Facebook is reportedly planning to build its very own operating system as a replacement to Android in an attempt to reduce reliance on Google’s software, especially as the company is pushing harder for its very own hardware in VR and smart device markets.
The social network first tried to invest in an in-house operating system back in 2013 when it developed a custom version of Android for an HTC phone that many referred to as the Facebook phone. The project pretty much failed because it never gained traction, so this time Facebook is aiming for a difference approach.
The company doesn’t want to compete against Google in one of its top markets, namely smartphones, but build a platform to power its VR and smart devices without the need for Google services.
Officially, this plan has never been confirmed, but in a statement for The Information, Andrew Bosworth, Facebook’s head of hardware, drops hints that a future without Google is what the company is aiming for.
“[We] want to make sure the next generation has space for us. We don’t think we can trust the marketplace or competitors to ensure that’s the case. And so we’re going to do it ourselves,” he explained.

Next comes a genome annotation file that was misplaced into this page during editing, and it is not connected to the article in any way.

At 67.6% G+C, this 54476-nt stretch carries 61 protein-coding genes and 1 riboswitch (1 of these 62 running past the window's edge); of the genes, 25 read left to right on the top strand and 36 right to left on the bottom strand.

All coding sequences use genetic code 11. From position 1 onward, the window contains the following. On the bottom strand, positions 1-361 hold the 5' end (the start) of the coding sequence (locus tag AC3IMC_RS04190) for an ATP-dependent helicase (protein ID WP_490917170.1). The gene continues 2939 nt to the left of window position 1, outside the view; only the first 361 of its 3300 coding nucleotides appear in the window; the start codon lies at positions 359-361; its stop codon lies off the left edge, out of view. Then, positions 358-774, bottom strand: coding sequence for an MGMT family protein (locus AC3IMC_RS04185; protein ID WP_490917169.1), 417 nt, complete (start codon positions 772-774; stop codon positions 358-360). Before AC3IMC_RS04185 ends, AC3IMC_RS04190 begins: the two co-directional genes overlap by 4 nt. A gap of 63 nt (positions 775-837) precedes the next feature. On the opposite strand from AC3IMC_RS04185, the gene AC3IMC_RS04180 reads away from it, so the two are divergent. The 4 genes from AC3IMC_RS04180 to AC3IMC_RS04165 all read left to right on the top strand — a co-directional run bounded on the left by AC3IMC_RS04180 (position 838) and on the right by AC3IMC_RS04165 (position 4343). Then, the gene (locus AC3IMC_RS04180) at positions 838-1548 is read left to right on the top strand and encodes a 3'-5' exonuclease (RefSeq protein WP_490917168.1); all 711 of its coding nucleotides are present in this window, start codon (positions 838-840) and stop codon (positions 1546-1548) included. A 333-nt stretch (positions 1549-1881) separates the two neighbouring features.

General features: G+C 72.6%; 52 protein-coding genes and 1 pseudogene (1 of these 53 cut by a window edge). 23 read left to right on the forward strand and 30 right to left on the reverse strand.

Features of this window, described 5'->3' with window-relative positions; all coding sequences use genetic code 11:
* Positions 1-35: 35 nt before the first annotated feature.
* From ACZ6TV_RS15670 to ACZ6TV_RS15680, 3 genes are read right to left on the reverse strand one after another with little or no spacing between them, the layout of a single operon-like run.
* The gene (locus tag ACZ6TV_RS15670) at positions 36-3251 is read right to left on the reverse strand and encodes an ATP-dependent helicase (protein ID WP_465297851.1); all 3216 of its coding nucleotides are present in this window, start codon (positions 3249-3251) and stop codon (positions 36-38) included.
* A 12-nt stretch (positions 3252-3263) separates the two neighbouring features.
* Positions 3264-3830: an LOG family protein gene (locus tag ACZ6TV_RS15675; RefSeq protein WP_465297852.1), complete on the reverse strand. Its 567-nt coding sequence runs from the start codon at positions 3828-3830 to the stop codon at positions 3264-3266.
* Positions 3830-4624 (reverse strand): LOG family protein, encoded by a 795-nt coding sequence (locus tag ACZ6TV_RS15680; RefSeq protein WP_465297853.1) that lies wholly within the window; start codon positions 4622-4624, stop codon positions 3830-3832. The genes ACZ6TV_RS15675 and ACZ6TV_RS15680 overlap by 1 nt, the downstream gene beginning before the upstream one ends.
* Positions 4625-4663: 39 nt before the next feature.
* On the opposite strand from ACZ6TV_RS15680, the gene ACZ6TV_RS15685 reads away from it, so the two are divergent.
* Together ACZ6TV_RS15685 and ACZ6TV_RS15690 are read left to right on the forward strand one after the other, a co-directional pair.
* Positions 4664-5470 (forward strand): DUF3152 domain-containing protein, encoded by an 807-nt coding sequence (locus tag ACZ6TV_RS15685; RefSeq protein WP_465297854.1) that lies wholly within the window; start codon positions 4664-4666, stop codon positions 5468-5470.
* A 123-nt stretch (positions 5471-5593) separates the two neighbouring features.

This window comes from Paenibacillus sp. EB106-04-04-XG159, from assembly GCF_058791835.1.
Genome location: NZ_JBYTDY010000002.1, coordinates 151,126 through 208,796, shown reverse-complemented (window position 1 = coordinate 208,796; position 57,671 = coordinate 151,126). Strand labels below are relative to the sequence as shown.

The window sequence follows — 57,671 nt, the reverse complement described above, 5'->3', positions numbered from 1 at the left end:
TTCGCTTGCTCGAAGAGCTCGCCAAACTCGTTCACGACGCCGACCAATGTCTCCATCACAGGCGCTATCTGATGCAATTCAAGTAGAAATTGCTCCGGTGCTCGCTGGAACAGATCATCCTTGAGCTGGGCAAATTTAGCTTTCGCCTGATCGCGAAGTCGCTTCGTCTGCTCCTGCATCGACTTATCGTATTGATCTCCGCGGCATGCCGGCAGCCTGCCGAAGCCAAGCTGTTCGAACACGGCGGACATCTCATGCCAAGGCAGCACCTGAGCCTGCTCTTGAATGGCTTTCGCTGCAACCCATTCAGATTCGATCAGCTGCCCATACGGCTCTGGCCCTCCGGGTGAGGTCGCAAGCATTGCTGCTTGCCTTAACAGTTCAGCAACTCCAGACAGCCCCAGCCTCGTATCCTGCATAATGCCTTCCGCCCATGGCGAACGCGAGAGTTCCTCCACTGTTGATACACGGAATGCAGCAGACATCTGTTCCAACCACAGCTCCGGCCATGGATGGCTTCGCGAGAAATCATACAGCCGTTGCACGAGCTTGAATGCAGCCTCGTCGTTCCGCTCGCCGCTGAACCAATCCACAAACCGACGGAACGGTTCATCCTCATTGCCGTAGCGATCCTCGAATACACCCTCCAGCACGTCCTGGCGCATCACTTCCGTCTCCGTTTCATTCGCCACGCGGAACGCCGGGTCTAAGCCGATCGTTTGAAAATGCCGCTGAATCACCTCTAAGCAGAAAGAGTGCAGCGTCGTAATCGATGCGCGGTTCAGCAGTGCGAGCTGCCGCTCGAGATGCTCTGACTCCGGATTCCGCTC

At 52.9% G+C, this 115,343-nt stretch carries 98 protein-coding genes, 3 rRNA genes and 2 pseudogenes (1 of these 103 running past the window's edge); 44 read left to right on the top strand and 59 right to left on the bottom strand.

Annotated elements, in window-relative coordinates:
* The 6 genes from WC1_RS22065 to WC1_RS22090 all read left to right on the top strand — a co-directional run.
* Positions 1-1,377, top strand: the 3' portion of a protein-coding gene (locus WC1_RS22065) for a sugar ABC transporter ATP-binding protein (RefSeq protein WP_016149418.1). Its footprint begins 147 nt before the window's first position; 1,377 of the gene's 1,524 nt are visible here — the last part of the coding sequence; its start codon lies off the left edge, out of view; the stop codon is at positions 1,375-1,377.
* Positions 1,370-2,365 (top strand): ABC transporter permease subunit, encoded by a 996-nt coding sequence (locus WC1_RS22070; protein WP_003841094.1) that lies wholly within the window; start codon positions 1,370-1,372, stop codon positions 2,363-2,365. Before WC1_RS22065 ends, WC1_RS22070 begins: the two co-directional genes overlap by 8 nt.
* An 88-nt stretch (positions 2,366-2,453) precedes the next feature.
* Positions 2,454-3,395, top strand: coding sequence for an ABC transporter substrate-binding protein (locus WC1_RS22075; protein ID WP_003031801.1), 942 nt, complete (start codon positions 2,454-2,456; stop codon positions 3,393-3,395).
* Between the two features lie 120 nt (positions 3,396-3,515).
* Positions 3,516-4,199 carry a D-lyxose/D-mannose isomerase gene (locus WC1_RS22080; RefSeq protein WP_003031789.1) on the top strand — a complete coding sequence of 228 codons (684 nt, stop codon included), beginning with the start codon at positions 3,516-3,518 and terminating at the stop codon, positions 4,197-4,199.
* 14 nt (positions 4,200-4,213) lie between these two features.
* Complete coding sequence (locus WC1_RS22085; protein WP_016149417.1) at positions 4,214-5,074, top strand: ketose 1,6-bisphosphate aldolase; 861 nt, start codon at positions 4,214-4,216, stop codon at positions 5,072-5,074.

Facebook’s AR glasses are projected to see daylight in 2023, so presumably, the company wants this operating system to be ready in two or three years.
A report from The Verge indicates that in charge of building the software powering Facebook’s AR and VR push is none other than Mark Lucovsky, the man in charge of making Windows NT operating system happen for Microsoft.
Facebook’s hardware and software ambitions don’t stop here, however. By the looks of things, the company also wants to build a custom chip hardware, and a voice assistant is already on its way. Clearly, Facebook wants to be more than just a social network company, albeit the social network itself will continue to serve as the foundation on everything it plans to do in the long term.